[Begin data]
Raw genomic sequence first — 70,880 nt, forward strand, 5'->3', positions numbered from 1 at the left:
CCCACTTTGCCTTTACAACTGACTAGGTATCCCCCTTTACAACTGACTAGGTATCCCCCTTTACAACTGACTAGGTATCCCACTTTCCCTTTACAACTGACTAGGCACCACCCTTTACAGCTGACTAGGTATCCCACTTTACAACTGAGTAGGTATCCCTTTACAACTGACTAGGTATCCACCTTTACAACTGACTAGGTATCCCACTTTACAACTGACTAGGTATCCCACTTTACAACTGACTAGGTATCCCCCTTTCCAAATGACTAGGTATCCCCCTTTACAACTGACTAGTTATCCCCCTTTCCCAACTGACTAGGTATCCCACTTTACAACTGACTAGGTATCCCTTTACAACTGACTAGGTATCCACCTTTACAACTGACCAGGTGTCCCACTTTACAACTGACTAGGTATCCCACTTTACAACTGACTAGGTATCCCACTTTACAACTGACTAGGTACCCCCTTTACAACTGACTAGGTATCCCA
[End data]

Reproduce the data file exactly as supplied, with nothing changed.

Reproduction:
Raw genomic sequence first — 70,880 nt, forward strand, 5'->3', positions numbered from 1 at the left:
CCCACTTTGCCTTTACAACTGACTAGGTATCCCCCTTTACAACTGACTAGGTATCCCCCTTTACAACTGACTAGGTATCCCACTTTCCCTTTACAACTGACTAGGCACCACCCTTTACAGCTGACTAGGTATCCCACTTTACAACTGAGTAGGTATCCCTTTACAACTGACTAGGTATCCACCTTTACAACTGACTAGGTATCCCACTTTACAACTGACTAGGTATCCCACTTTACAACTGACTAGGTATCCCCCTTTCCAAATGACTAGGTATCCCCCTTTACAACTGACTAGTTATCCCCCTTTCCCAACTGACTAGGTATCCCACTTTACAACTGACTAGGTATCCCTTTACAACTGACTAGGTATCCACCTTTACAACTGACCAGGTGTCCCACTTTACAACTGACTAGGTATCCCACTTTACAACTGACTAGGTATCCCACTTTACAACTGACTAGGTACCCCCTTTACAACTGACTAGGTATCCCA